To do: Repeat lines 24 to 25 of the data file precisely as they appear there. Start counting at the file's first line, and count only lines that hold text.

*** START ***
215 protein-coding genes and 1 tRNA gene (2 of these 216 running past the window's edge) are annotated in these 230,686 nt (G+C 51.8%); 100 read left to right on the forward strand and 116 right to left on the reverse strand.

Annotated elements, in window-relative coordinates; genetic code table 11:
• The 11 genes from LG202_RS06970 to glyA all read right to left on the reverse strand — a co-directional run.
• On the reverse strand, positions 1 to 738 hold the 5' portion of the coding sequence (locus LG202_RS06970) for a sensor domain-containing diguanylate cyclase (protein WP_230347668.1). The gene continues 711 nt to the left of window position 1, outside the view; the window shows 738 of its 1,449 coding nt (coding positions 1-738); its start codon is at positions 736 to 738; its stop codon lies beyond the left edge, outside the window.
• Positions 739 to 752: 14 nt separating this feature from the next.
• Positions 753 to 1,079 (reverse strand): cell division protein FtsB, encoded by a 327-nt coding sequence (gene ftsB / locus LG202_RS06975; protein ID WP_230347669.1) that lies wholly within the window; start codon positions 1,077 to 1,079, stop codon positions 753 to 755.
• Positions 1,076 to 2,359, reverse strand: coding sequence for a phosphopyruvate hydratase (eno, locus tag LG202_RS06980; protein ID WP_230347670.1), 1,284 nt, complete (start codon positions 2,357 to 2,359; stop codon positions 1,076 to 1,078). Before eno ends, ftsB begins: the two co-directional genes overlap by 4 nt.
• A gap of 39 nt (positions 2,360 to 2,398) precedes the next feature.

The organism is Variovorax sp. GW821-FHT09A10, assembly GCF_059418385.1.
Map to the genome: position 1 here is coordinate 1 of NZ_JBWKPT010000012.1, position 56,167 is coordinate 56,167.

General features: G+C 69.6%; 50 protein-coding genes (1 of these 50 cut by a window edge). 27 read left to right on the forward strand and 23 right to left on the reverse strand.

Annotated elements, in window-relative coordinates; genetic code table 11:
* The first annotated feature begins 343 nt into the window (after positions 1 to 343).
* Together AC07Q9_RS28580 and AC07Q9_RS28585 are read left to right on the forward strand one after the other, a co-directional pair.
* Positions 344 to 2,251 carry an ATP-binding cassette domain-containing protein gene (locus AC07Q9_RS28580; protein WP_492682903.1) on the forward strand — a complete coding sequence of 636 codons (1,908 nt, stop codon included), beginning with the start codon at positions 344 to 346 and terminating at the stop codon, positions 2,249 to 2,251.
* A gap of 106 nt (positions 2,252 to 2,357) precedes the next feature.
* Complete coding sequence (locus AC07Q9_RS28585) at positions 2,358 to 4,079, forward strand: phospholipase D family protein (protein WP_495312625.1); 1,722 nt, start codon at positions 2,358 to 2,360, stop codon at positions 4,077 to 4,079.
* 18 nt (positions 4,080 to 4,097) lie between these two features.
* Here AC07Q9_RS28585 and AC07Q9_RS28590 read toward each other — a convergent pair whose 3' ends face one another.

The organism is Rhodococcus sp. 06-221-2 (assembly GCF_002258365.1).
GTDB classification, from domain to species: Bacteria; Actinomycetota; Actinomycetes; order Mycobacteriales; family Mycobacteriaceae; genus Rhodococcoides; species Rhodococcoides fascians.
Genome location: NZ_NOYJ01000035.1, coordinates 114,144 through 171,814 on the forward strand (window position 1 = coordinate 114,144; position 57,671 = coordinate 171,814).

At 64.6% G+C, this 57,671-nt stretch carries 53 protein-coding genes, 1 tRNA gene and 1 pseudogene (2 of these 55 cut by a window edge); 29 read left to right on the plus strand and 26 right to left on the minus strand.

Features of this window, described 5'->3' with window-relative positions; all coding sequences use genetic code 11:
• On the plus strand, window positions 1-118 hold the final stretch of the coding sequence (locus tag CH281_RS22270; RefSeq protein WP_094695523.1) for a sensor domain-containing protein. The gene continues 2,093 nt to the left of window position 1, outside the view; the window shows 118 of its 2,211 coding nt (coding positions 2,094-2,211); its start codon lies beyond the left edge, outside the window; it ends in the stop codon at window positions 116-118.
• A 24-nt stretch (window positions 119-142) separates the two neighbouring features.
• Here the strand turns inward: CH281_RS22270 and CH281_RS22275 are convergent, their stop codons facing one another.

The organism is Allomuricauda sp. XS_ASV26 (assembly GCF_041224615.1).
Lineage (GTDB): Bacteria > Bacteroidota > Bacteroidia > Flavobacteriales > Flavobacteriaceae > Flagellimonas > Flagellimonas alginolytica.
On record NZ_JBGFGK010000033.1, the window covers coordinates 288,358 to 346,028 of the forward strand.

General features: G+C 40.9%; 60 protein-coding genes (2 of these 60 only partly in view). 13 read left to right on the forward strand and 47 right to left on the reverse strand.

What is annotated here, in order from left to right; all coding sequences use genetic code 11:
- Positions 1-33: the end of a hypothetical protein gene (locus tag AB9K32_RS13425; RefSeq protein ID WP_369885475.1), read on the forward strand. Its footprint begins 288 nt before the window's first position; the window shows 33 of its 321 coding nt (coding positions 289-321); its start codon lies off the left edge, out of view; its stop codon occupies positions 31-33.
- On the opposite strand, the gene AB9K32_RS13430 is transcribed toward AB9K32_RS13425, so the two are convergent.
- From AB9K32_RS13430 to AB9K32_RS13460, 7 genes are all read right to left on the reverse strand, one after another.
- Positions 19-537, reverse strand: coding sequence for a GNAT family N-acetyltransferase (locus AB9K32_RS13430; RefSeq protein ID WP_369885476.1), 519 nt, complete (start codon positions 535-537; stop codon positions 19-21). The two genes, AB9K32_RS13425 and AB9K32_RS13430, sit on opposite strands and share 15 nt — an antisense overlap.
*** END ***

Features of this window, described 5'->3' with window-relative positions; all coding sequences use genetic code 11:
• On the plus strand, window positions 1-118 hold the final stretch of the coding sequence (locus tag CH281_RS22270; RefSeq protein WP_094695523.1) for a sensor domain-containing protein. The gene continues 2,093 nt to the left of window position 1, outside the view; the window shows 118 of its 2,211 coding nt (coding positions 2,094-2,211); its start codon lies beyond the left edge, outside the window; it ends in the stop codon at window positions 116-118.